The analysts were right, and the analysts were wrong. Nintendo, one of the pillars of the video game industry, reported its earnings for the fiscal year ending in March on Wednesday morning. For the company’s shareholders exhausted by two years of declines coming after the Wii and Nintendo DS boom years, there’s cold comfort inside of Nintendo’s latest numbers. On the one hand, thanks in part to the strength of the Japanese yen, Nintendo managed to return to profitability, pulling in full year profits of around $71 million. On the other hand, that’s 50-percent lower than past projections of around $142 million (earnings per share were actually less than half what the company projected). With the Nintendo Wii U’s poor showing in the console market, Nintendo’s coming year looks like a hard one.
Following the holiday 2013 release of Wii U, Nintendo actually downgraded its expectations for the fiscal year. It could see, even then, that sales were slowing to a degree that it was unprepared for. Before the Wii U released, Nintendo expected to sell 5 million consoles by the end of March. In January, having sold 3 million Wii Us worldwide by the end of the month, Nintendo revised its expectations to 4 million consoles. It couldn’t even manage that.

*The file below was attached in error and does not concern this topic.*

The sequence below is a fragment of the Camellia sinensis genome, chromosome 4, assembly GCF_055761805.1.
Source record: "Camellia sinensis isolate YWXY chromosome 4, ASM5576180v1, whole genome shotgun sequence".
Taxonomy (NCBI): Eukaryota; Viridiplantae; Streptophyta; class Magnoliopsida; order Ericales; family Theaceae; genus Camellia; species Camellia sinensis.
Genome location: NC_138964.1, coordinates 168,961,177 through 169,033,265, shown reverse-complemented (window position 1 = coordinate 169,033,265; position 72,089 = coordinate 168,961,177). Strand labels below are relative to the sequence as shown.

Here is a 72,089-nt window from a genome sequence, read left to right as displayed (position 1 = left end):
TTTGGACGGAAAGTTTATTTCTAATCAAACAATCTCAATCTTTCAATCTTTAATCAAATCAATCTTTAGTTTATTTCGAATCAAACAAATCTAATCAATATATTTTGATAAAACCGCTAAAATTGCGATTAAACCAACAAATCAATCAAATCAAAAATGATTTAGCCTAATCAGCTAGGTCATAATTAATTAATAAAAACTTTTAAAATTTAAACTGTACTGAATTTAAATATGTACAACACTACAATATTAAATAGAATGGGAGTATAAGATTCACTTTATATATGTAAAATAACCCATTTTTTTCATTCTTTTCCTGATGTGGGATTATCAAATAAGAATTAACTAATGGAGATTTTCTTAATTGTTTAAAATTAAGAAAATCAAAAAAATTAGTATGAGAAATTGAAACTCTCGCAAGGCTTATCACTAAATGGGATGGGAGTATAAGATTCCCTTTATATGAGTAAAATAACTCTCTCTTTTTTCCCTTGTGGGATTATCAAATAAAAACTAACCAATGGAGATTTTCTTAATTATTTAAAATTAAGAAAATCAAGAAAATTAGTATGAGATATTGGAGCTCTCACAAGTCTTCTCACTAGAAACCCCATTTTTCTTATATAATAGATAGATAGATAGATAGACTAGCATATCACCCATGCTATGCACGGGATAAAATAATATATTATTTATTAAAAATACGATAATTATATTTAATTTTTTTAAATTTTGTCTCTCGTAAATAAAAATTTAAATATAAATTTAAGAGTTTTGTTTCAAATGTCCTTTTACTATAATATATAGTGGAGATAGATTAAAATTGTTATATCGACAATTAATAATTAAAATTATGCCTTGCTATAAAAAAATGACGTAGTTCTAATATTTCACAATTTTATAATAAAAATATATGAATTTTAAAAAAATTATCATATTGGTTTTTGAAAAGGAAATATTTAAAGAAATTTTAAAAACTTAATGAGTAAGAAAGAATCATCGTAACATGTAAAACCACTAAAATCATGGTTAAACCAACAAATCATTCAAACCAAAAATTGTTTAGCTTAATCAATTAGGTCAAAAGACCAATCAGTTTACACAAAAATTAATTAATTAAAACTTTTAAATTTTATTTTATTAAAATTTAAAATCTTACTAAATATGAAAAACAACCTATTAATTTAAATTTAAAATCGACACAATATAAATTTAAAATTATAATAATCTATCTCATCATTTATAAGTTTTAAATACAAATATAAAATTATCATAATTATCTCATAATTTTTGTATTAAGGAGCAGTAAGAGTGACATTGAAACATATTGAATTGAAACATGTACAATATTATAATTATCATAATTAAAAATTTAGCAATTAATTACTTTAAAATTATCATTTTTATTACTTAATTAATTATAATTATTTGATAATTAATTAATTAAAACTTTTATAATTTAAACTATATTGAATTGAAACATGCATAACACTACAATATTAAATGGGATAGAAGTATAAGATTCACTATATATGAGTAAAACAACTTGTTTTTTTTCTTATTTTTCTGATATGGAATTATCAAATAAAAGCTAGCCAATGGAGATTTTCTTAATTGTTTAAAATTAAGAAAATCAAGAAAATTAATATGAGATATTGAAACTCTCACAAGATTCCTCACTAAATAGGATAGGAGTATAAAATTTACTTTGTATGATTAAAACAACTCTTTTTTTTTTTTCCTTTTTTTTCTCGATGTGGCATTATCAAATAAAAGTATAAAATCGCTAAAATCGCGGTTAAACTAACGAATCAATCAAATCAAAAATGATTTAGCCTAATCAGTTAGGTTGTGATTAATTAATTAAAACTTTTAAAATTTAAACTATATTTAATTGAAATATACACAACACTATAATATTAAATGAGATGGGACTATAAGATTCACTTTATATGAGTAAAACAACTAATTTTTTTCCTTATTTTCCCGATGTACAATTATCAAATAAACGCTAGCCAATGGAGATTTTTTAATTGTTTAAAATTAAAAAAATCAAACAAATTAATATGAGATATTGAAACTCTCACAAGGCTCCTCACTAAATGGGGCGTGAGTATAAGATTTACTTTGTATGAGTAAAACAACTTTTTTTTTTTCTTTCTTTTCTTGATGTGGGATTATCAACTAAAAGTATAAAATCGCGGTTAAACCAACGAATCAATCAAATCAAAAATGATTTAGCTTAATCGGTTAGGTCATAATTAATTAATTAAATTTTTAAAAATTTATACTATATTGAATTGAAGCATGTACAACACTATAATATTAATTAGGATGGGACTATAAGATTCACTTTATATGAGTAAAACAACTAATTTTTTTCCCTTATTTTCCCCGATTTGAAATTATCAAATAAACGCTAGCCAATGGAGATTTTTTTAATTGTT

Reports of dire monthly Wii U sales proved all too true. Nintendo only managed to sell 390,000 Wii Us over the first three months of 2013, bringing the worldwide total to 3.45 million. Persistent reports that the Wii U’s attach rate – the number of games sold to each console owner – are terribly low were softened somewhat though, as Nintendo reported 13.4 million software sales worldwide, just fewer than four games per console sold.
The Nintendo 3DS is doing better, but it still managed to miss Nintendo’s projections for the fiscal year. The company expected to sell 15 million 3DS handhelds but only managed to sell 13.95 million. Lifetime sales of the console are up to over 31 million, putting ahead of the Nintendo DS after two years on the market.
Some expected company president Satoru Iwata to resign from his post in the event that Nintendo missed its projections for the year. Iwata is not resigning, but Nintendo will undergo a major corporate restructuring to streamline “decision making and enhance Nintendo’s organizational agility in the current competitive environment.” Under the new set up, Iwata will assume the role of CEO of Nintendo of America, taking over the position of Tatsumi Kimishima, while Reggie Fils-Amie willl remain as President and COO, reporting to Iwata. Kimishima will in turn be promoted to NCL managing director where he will oversee corporate analysis and other management duties.